Most people are of the impression that retirees are all looking to downsize in their later years, but there are actually all kinds of reasons why they may want to move to a larger or more expensive home. The good news for people in that group is that it can be done if they have sizeable home equity, and then combine that with a reverse mortgage. Many retirees have long since paid off their house loan, and can use the aforementioned technique to move into a pricier than the one they are currently in, and all without being saddled with a hefty mortgage. In many cases, the retirees will actually come out of the deal with some of the equity from their old home still in their pocket.
Here is how the math actually shakes out, keeping in mind that the numbers quoted will be different in every single case. The numbers here are just used as an example to show how this process works. Let’s imagine for a moment that the couple in question live in a $300,000 home in Burnside in the Sunshine Coast. They want to move closer to family in Palmoods or Woombye, but want a house that is $450,000. They have to sell their property, and then put down 85% maximum (at age 60) down to 55% minimum (at age 90) on the new place. The remaining amount would be covered by a reverse mortgage, and they would still have cash in their pocket after all the closing fees have been taken care of.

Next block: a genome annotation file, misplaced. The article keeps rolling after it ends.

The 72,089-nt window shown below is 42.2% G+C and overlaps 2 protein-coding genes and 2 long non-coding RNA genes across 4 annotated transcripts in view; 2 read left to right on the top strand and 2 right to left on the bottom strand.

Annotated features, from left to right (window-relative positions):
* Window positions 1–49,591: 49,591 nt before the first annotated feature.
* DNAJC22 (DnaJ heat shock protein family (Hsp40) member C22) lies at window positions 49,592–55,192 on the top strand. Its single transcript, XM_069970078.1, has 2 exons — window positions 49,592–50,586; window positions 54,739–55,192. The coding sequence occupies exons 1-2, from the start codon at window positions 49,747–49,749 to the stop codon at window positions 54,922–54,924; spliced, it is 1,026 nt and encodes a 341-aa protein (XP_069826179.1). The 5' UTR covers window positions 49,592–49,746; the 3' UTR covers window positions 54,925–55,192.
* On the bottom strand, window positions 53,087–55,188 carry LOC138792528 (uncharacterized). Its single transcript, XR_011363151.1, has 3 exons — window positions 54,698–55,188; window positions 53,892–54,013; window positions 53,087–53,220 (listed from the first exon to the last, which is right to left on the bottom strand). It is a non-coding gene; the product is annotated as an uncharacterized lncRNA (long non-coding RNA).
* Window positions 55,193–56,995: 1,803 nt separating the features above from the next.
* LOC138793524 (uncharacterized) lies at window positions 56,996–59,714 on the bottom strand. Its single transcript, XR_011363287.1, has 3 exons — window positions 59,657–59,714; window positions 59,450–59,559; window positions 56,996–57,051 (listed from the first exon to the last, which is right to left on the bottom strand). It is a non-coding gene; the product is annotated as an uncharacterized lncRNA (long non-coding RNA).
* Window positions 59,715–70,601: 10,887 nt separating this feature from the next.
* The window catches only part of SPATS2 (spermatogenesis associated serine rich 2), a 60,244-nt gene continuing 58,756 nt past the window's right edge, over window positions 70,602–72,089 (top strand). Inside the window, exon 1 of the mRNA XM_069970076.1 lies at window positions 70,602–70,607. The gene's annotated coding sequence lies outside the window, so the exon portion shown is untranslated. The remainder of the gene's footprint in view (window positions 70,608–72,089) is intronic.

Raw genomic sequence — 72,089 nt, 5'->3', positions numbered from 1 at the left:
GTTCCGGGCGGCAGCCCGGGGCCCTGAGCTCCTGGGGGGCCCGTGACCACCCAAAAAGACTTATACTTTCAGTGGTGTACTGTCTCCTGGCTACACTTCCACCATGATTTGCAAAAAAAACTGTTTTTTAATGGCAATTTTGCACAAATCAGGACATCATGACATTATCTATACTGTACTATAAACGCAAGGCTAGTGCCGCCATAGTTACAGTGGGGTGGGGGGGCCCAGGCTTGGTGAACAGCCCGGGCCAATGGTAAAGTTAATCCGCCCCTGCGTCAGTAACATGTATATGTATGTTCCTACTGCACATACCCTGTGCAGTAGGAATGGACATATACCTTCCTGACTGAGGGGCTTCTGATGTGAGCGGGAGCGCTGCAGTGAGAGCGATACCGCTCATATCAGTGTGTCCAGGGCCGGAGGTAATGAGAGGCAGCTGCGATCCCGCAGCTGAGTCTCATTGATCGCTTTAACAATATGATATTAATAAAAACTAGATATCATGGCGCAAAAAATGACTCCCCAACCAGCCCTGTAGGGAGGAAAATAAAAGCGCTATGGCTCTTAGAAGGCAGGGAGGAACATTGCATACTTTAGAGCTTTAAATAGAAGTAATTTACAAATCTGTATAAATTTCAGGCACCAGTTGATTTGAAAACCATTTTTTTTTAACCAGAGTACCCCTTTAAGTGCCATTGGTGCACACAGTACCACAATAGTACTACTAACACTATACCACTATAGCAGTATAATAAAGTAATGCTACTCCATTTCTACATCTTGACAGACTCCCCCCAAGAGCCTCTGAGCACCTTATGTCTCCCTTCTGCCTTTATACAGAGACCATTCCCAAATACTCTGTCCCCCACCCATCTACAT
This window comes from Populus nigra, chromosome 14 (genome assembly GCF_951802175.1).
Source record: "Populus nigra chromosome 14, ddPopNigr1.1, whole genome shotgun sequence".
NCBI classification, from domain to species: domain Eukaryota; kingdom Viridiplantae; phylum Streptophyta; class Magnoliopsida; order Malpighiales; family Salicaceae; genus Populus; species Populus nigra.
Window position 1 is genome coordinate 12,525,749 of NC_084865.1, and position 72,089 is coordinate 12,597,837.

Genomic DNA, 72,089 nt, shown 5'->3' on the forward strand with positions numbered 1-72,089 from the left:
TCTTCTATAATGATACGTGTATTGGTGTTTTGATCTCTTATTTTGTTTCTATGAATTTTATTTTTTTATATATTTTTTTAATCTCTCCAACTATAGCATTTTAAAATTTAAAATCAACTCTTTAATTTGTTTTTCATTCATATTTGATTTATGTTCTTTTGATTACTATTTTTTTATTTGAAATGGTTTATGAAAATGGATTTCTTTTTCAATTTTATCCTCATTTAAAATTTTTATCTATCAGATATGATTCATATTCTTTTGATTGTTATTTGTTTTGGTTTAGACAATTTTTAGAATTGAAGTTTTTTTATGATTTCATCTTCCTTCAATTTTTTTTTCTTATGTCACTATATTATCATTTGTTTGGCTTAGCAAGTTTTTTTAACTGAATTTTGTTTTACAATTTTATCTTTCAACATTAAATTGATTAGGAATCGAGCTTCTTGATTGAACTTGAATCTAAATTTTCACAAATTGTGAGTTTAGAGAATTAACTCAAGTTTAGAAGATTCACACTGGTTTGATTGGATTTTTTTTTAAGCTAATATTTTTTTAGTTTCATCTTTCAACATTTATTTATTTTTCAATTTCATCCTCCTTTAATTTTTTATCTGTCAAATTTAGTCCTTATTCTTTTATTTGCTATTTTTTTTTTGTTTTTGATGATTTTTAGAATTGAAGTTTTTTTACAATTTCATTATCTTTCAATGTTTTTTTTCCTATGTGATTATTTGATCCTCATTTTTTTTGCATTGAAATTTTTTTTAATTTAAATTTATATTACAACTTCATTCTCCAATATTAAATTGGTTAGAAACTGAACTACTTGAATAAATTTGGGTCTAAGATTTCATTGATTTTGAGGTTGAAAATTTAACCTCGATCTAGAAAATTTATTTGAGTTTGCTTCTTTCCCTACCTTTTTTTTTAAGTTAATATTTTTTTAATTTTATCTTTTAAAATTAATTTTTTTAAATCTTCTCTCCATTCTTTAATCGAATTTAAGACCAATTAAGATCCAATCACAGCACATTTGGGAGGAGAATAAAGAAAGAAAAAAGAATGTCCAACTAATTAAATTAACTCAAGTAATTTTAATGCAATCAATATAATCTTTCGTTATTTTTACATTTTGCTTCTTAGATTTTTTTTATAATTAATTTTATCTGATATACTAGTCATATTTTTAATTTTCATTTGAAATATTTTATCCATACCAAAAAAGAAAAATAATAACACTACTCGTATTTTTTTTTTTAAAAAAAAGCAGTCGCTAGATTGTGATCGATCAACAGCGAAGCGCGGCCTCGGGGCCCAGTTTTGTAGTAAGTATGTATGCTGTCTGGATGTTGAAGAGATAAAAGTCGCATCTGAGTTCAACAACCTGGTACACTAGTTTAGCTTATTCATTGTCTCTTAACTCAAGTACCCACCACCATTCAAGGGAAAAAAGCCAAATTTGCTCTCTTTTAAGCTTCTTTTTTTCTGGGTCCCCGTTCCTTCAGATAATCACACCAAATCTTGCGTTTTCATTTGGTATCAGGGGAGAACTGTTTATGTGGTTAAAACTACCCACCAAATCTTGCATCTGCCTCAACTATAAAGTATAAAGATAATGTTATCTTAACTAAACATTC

The beauty of the reverse mortgage is that it does not need to be repaid until the home is sold it the couple move or pass away. This is assuming that all of their financial obligations have been met. The downside is that the closing costs and interest rates of a reverse mortgage are pricier than a standard one, which is something that needs to be considered. The money invested in the home will be used to pay off the balance of the reverse mortgage, with the remainder available for legacy once all other costs have been paid.
It’s certainly not everyone who will be interested in this type of deal, although it has to be said that there are other benefits of a reverse mortgage other than the one discussed earlier. It can be used to get a reverse mortgage line of credit, as a way to generate income similar to an annuity, or even as a way to unburden themselves from the principal and interest payments of a conventional mortgage. It should be noted with the latter that the couple would still be responsible for property taxes, insurance, tax depreciation, and any other costs outside of the mortgage.
There are a lot of retirees out there who have as much, or sometimes even more, equity in their home than they do in their retirement savings. Switching to a reverse mortgage can put that equity back into your pocket instead of just having it sitting there not being used.
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